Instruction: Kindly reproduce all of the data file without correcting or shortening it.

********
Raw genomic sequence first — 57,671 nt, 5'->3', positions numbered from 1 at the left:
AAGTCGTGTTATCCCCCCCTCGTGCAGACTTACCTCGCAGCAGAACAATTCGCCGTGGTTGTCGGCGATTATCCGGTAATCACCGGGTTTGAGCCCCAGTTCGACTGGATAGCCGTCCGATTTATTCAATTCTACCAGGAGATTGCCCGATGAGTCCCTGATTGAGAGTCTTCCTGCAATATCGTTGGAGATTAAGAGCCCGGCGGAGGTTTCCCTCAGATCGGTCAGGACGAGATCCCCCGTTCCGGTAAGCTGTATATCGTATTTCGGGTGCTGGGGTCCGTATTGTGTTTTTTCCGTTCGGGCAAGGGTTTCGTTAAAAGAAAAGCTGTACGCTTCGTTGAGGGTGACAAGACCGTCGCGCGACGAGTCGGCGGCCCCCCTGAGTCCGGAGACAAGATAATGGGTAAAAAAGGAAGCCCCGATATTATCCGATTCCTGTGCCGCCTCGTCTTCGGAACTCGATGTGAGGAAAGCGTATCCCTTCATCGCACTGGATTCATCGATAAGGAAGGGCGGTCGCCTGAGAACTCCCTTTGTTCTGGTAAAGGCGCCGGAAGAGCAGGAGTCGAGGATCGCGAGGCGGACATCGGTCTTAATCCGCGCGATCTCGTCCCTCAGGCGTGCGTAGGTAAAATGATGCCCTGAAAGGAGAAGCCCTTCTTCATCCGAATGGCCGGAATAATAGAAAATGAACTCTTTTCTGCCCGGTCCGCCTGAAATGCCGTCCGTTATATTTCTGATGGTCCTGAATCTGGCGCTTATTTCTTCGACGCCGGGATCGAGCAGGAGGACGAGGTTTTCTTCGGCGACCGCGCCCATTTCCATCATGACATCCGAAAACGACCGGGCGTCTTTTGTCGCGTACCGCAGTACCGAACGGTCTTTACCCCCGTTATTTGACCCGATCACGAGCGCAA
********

Raw genomic sequence first — 57,671 nt, 5'->3', positions numbered from 1 at the left:
AAGTCGTGTTATCCCCCCCTCGTGCAGACTTACCTCGCAGCAGAACAATTCGCCGTGGTTGTCGGCGATTATCCGGTAATCACCGGGTTTGAGCCCCAGTTCGACTGGATAGCCGTCCGATTTATTCAATTCTACCAGGAGATTGCCCGATGAGTCCCTGATTGAGAGTCTTCCTGCAATATCGTTGGAGATTAAGAGCCCGGCGGAGGTTTCCCTCAGATCGGTCAGGACGAGATCCCCCGTTCCGGTAAGCTGTATATCGTATTTCGGGTGCTGGGGTCCGTATTGTGTTTTTTCCGTTCGGGCAAGGGTTTCGTTAAAAGAAAAGCTGTACGCTTCGTTGAGGGTGACAAGACCGTCGCGCGACGAGTCGGCGGCCCCCCTGAGTCCGGAGACAAGATAATGGGTAAAAAAGGAAGCCCCGATATTATCCGATTCCTGTGCCGCCTCGTCTTCGGAACTCGATGTGAGGAAAGCGTATCCCTTCATCGCACTGGATTCATCGATAAGGAAGGGCGGTCGCCTGAGAACTCCCTTTGTTCTGGTAAAGGCGCCGGAAGAGCAGGAGTCGAGGATCGCGAGGCGGACATCGGTCTTAATCCGCGCGATCTCGTCCCTCAGGCGTGCGTAGGTAAAATGATGCCCTGAAAGGAGAAGCCCTTCTTCATCCGAATGGCCGGAATAATAGAAAATGAACTCTTTTCTGCCCGGTCCGCCTGAAATGCCGTCCGTTATATTTCTGATGGTCCTGAATCTGGCGCTTATTTCTTCGACGCCGGGATCGAGCAGGAGGACGAGGTTTTCTTCGGCGACCGCGCCCATTTCCATCATGACATCCGAAAACGACCGGGCGTCTTTTGTCGCGTACCGCAGTACCGAACGGTCTTTACCCCCGTTATTTGACCCGATCACGAGCGCAA